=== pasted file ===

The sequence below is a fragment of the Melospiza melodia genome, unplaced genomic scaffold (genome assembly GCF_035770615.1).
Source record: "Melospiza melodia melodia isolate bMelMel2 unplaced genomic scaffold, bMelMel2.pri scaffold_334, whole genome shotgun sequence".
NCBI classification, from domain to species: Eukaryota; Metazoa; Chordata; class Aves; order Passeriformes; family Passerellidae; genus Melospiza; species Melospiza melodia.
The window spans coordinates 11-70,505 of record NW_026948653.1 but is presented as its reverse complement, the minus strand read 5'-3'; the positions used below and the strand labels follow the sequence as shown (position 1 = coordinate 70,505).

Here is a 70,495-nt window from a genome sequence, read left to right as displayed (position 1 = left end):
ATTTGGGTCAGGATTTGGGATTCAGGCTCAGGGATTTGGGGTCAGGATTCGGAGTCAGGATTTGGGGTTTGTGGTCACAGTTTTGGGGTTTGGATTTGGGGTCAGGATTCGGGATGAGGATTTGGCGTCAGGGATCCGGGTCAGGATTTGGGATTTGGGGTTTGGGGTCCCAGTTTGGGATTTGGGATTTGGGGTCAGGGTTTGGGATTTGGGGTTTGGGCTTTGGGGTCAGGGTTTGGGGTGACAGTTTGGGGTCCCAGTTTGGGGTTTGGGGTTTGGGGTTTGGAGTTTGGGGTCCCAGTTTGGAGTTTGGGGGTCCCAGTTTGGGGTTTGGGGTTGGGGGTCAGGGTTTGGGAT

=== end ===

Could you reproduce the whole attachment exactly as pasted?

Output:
The sequence below is a fragment of the Melospiza melodia genome, unplaced genomic scaffold (genome assembly GCF_035770615.1).
Source record: "Melospiza melodia melodia isolate bMelMel2 unplaced genomic scaffold, bMelMel2.pri scaffold_334, whole genome shotgun sequence".
NCBI classification, from domain to species: Eukaryota; Metazoa; Chordata; class Aves; order Passeriformes; family Passerellidae; genus Melospiza; species Melospiza melodia.
The window spans coordinates 11-70,505 of record NW_026948653.1 but is presented as its reverse complement, the minus strand read 5'-3'; the positions used below and the strand labels follow the sequence as shown (position 1 = coordinate 70,505).

Here is a 70,495-nt window from a genome sequence, read left to right as displayed (position 1 = left end):
ATTTGGGTCAGGATTTGGGATTCAGGCTCAGGGATTTGGGGTCAGGATTCGGAGTCAGGATTTGGGGTTTGTGGTCACAGTTTTGGGGTTTGGATTTGGGGTCAGGATTCGGGATGAGGATTTGGCGTCAGGGATCCGGGTCAGGATTTGGGATTTGGGGTTTGGGGTCCCAGTTTGGGATTTGGGATTTGGGGTCAGGGTTTGGGATTTGGGGTTTGGGCTTTGGGGTCAGGGTTTGGGGTGACAGTTTGGGGTCCCAGTTTGGGGTTTGGGGTTTGGGGTTTGGAGTTTGGGGTCCCAGTTTGGAGTTTGGGGGTCCCAGTTTGGGGTTTGGGGTTGGGGGTCAGGGTTTGGGAT